Ponce de eon Manor - Druid Hills "Estate Sale"
This week marked the start of my two-month summer vacation. I now begin sleeping late, attempting some long range art projects, relaxing, hanging out at the pool, reading more and a wide choice of other leisurely activities. One way I mark the start of this vacation time is to go to an estate sale during what are normally hours. Examining the newspaper I found a nonagenarian (the champagne of sales) estate sale located less than two miles from my home. Knowing that the first day of such sales often begin with long lines at opening time I decided to wait till over an hour after the sale opened to visit. But When I arrived at the brick ranch with Greek revival aspirations, I found a line of over 20 shoppers queued up at the entrance. But not being one to waste time in lines my first impression was to go back home and come back in the PM. But since I had not been to an inside the home estate event in some time and that I had nothing better to do (or at least I rationalized this at the time) I joined the line and began my wait. Dreadfully the wait took far longer that I assumed. I stood there for nearly an hour as the line slowing inched towards the entrance. Boredom was broken only when some early shopper exited carrying with them some booty acquired from waiting in line an even longer time. A man ahead of me in line said that he heard one guy arrived with his family at 6 AM to wait for admission four hours later. Those around me, most of whom were professional resellers complained about some estate sale they had visited the day before that had a sad selection of overpriced stuff. The line inched slowing forward. At one point I volunteered to help an older man load some antique bedroom furniture into an overload pickup truck. When I returned to the line the professionals were making remarks about his bad packing methods. Later a friend who made it in shortly after I arrived exited with a few Lps and some books. I asked if the wait was worth it, and he responded that there is a lot of stuff. When I finally made my way inside I did find a lot of stuff but also a lot of people. For attempting photographic documentation this was a major problem to me. Shooting pictures here reminded me of my visit to the Alhambra on a very crowded day. The Alhambra is massive but nearly all my photos showed mostly the backs of crowds of people looking at the Iberian landmark. Inside the home attempting to avoid the crowds I headed directly to the basement as son as I entered. In the cellar were at least four rooms filled with clutter and shoppers. But there was still more moving space and better visual aspects than the overcrowded floor above.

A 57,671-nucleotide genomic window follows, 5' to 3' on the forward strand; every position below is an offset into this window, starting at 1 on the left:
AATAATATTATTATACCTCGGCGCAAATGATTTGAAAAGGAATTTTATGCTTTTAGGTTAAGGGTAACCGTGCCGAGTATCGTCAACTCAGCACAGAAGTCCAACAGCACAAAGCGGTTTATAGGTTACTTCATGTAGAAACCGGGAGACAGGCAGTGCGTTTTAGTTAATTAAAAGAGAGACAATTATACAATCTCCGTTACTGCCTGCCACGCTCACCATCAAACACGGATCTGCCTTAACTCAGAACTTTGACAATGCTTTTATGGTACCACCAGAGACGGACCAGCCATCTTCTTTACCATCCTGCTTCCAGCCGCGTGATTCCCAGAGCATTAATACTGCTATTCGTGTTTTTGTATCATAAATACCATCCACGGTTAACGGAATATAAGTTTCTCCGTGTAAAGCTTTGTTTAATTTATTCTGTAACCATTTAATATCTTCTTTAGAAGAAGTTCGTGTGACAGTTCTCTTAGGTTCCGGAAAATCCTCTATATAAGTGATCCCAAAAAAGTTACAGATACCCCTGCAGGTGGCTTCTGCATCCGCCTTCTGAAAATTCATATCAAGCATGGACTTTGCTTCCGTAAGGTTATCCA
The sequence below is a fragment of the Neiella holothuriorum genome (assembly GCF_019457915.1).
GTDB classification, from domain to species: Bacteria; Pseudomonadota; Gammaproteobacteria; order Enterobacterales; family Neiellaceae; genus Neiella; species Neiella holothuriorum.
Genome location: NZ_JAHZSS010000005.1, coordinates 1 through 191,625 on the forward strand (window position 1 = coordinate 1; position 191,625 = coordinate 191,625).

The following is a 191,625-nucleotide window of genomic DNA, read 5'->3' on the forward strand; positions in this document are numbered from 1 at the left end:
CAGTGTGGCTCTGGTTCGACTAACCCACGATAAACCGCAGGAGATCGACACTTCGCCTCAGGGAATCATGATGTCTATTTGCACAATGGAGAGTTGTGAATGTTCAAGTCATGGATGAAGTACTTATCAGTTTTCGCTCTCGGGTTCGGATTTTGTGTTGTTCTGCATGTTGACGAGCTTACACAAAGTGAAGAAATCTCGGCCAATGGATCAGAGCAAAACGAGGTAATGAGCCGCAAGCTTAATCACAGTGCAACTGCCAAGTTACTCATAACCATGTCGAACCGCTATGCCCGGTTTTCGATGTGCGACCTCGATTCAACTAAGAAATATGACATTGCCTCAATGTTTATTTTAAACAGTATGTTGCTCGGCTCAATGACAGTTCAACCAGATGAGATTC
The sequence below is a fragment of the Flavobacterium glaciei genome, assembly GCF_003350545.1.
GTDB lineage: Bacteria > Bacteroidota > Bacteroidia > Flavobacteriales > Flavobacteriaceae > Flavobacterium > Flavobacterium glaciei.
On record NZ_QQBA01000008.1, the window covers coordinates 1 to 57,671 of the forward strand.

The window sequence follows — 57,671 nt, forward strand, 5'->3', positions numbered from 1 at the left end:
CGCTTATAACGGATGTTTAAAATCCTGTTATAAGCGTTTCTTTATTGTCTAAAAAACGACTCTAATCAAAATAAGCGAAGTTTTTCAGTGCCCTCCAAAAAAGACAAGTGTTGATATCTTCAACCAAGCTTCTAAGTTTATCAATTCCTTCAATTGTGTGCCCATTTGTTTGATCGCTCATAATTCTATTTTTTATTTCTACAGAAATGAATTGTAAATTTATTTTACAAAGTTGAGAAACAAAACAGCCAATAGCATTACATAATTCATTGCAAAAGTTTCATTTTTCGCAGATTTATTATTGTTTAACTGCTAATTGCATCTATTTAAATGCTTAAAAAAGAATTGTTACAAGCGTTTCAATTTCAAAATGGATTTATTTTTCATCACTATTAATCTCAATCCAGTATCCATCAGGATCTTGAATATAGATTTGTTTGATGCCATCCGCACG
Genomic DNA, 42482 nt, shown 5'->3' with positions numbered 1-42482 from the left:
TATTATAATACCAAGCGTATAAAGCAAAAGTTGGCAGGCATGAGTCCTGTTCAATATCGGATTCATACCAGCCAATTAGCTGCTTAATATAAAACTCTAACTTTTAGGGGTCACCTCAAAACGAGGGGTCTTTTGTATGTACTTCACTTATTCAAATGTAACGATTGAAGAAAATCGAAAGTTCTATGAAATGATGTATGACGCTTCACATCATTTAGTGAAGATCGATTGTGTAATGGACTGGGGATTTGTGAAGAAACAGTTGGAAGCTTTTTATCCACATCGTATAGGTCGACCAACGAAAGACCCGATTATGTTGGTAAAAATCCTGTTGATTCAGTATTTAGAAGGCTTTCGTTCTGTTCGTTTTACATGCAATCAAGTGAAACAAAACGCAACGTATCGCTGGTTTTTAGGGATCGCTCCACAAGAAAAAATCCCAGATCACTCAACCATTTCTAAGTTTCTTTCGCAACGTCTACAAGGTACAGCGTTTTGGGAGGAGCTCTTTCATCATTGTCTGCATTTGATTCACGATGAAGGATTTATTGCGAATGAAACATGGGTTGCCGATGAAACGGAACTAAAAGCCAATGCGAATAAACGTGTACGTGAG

In the dim light I found shelves of hardback books with far more titles than I had time to peruse. Among the works I rapidly examined I found “The Drugstore Liberal”, “The Naked I”, “What’s Good for GM”, “The Liberated Man”, “and Welcome to Our Conglomerate…. You’re Fired”, “Compound Interest Tables”, “How to Attain and Practice the Ideal Sex Life” “The Art of Plain Talk”, ‘Street Walker” “All About Girls” and “How to Hypnotize”. This, like many basements I have examined contained the hopes and dreams of a man looking for a place of refuge. Pushed into a corner was an antique barber chair with red vinyl upholstery and some old broken beer signs. I imagined the man of the house had wanted at one point to be able to sit in the cool of the cellar quaffing a brew while resting in the barber chair reading “How to Hypnotize”.
Another part of the lower level was arranged as a bedroom with the accompanying furniture. On display there were some bedclothes, hats old photographs and toys. Other parts of the basement served the more traditional function of workshop and storage. A small workbench in a room the size of a closet had the usual accoutrements of nonagenarian craft, including the prized oilcan. I have often considered that all home repairs prior to 1970 simply required the use of an oilcan. Other stuff downstairs included a table heaped with holiday décor, old hat boxes from Davidson’s department store and file cabinets filled with data from long deceased business clients of the homeowner.
Climbing back up the narrow staircase past a wonderful naïve painting of a forest scene I attempted to examine the mob covered clutter of the main floor. But even in late morning it was still difficult.
Among the highlights of what I was able to glance at were two strange small piñatas resembling emaciated rabbits, seven large wall clocks that occupied nearly a third of the space in the dining room, a crowded and disorderly kitchen with drawers filled with tangled culinary tools and cabinets packed with nameless kitchenwares.
In a bathroom I would a lot of used personal care items on displays. Among them was a box set of soaps in an elaborate gift box. In the closet of the bath I found more used personal care items including two old bottles of rubbing alcohol, a partially used bottle of mouthwash and an open and very old container of dental floss.
I left with a copy of the Hypnotism book, an old railroad brochure and a 1960’s map of California 1. I also left disturbed that I had waited so long to have to deal with so many people.